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My Grandfathers’ Chests [part 2]

Posted by on January 14, 2015
 Hugh Pike's leather trunk

Hugh Pike’s leather trunk

 The memo of 1912

The memo of 1912

It seems a long time since I wrote about William Slaughter’s small leather trunk in the December blog post, with Christmas and New Year falling in between. Now it’s 2015, and the anniversary of the Gallipoli campaign falls this year, reminding us that there were many other theatres of war than the Western Front, during the  years of  the Great War.

The second chest belonged to my paternal grandfather, Hugh Pike. It is larger than the other [63 x 37 x 38 cm] and not such a quality item, though sturdy. Made of wood, covered in hide and top-stitched, it has iron bands to reinforce the sides. There is an iron lock and fastener, but no key. It bears his name and initials – H. W Pike – on top, and two torn labels, now indecipherable, but possible part of an address. The trunk came to me on the death of my aunt in 2011.

The only item remaining inside it is a memorandum dated 15th October 1912, sent to my grandfather at his then address,

18 Rochester Terrace, Camden Road. The letter heading gives the address of ” The Buenos Ayres [sic] and Pacific Railway Co. Ltd” [address crossed out]. It is not signed but is initialled , possibly W.G., though it is hard to decipher.

It reads as follows –

Dear Hugh,

I have taken the liberty of sending along a few knives etc – key herewith, missed from parcel. – I believe there is a ten year guarantee or something with them, so if they should go wrong will you please advise me.

Yours aye,


Perhaps these knives were part of a wedding present. My grandparents, Gladys Kate [nee Drew] and Hugh Pike were married in the autumn of 1912 in  the district of Cheltenham. Why this one note should have survived for over 100 years, I have no idea. As to the knives, etc they have long since disappeared, along with the original contents of the trunk.

Hugh Pike was in the army during World War 1 and saw service in Mesopotamia [present day Iraq.] He survived, physically unhurt but was affected psychologically and  suffered from nightmares for many years afterwards. When I used to stay with them as a little girl in the 1950s, I remember him waking up the sleeping household shouting ‘He’s got me, he’s got me!’ and we would all rush into his room , where my grandmother assisted by the family dog [barking loudly] would attempt to wake him up then calm him down.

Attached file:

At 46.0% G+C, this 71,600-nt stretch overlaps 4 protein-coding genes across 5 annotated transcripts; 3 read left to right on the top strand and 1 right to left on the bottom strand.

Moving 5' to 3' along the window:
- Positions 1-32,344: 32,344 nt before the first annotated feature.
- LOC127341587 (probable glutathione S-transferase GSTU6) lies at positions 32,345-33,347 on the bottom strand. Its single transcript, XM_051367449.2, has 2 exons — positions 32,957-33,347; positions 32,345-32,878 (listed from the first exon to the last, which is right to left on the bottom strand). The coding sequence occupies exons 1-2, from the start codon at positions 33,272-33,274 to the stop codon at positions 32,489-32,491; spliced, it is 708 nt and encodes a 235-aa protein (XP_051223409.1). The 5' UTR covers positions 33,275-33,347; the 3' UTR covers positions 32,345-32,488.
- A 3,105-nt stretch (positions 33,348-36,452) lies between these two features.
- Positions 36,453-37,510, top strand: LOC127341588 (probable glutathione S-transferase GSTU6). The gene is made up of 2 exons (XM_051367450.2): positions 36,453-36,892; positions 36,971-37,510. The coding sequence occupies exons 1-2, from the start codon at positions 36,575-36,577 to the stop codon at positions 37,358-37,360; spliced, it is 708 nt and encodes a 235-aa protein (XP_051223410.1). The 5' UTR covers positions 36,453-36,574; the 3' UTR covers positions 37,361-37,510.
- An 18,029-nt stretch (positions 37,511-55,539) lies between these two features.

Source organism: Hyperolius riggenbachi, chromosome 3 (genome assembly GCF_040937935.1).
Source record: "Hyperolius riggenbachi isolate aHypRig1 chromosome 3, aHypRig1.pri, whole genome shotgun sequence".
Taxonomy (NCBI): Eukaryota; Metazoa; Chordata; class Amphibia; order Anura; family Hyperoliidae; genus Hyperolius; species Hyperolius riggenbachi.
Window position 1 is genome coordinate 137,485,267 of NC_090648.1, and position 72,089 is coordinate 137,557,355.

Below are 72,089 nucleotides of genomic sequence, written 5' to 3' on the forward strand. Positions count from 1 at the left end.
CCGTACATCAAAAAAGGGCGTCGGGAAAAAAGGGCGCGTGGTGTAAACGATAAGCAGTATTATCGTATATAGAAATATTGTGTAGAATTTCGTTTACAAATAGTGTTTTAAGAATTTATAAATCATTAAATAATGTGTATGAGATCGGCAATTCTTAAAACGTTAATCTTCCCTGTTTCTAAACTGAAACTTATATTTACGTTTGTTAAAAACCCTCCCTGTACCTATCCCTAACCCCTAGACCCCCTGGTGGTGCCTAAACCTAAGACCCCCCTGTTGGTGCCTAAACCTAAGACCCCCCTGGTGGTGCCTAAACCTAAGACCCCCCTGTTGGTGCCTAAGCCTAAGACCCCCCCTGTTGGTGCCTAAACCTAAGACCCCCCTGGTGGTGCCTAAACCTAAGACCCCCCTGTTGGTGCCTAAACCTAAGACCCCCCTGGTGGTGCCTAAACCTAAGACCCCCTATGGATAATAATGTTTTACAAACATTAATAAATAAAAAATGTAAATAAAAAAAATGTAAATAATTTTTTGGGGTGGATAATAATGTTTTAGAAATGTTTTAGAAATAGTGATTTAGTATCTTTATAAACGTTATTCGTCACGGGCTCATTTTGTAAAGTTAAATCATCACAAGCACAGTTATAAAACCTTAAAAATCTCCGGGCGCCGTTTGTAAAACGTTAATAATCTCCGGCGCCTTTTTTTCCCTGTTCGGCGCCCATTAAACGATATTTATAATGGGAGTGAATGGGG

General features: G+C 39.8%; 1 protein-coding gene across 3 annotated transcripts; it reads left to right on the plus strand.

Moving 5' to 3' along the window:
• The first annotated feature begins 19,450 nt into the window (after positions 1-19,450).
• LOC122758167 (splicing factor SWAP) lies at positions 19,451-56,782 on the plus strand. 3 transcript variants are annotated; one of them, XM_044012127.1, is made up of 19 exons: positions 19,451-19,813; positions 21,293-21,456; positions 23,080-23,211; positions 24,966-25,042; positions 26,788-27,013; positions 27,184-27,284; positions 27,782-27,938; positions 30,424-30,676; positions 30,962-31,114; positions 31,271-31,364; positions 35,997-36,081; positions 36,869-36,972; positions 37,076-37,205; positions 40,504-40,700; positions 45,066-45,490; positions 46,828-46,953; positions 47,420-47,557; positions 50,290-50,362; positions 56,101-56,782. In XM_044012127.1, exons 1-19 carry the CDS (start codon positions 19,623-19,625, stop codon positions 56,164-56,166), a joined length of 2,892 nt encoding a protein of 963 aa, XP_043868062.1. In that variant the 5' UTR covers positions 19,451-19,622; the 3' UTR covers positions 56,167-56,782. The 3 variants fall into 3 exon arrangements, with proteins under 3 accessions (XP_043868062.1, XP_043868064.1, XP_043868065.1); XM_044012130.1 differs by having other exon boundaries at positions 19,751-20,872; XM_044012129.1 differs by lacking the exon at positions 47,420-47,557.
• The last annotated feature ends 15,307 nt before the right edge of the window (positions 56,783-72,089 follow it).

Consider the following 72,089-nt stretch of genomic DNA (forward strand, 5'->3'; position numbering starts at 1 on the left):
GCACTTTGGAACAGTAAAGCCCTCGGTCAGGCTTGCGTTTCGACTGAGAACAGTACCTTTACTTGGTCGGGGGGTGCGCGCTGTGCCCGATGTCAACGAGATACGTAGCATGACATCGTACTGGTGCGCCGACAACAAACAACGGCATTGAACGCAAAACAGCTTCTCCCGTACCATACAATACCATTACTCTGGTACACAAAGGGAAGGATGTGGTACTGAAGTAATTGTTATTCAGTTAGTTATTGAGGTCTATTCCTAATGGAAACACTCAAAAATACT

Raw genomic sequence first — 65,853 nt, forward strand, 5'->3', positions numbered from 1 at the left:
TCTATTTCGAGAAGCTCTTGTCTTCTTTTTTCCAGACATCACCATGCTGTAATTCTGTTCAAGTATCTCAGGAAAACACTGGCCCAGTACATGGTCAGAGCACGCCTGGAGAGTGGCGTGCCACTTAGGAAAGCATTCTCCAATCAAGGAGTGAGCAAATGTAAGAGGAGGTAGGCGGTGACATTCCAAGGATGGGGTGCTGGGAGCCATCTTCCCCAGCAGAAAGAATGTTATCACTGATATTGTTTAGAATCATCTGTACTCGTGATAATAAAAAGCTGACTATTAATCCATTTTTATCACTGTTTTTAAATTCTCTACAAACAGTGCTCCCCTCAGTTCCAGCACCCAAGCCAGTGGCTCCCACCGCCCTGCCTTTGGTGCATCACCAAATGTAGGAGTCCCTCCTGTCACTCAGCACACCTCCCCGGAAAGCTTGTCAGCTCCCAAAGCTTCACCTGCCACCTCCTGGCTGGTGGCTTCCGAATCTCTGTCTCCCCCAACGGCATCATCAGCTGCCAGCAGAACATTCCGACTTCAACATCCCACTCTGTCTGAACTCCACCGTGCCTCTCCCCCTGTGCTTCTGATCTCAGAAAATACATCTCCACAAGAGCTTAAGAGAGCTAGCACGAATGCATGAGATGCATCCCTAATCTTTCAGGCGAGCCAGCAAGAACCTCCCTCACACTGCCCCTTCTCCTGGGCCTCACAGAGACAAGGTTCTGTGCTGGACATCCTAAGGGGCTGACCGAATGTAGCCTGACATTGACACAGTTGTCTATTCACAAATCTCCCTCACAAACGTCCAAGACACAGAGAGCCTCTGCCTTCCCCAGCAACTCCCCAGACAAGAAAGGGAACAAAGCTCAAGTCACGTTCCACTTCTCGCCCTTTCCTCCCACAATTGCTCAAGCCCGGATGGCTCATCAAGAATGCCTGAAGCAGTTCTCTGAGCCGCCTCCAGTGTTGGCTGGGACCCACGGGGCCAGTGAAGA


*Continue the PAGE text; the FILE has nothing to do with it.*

I wonder if  this trunk went on any of his campaigns? If the letter is contemporary with its manufacture , it pre-dates the war.It seems in too good a condition to have survived the climate and hardships of four years of fighting in the Middle East.During the campaign in the region, more than 31000 officers and men from the British and Indian armies died either in combat, or from disease, or as prisoners of war.Hugh was lucky to have survived. My grandfather never spoke to me about his experiences – he no doubt thought [correctly] that I was too young to understand. He simply referred to it as ‘Mess -pot”.

Susie Gutch

2 Responses to My Grandfathers’ Chests [part 2]

  1. Nicola Stevens

    Fascinating – Mess-pot seems to sum up WWI entirely. Just finished reading ‘Young Titian’ by Michael Shelden about Churchill’s early political career up to his resignation as 1st Sea Lord of the Admiralty after the British defeat of Gallipoli when WC takes up his commission as a Major & goes to the trenches in France. I recommend the book.

  2. Susie Gutch

    Thanks for the recommendation, Nicola. It looks a good read – and it would be interesting to learn about how WC changed tack completely after the Gallipoli disaster, and subsequently rebuilt his political career.

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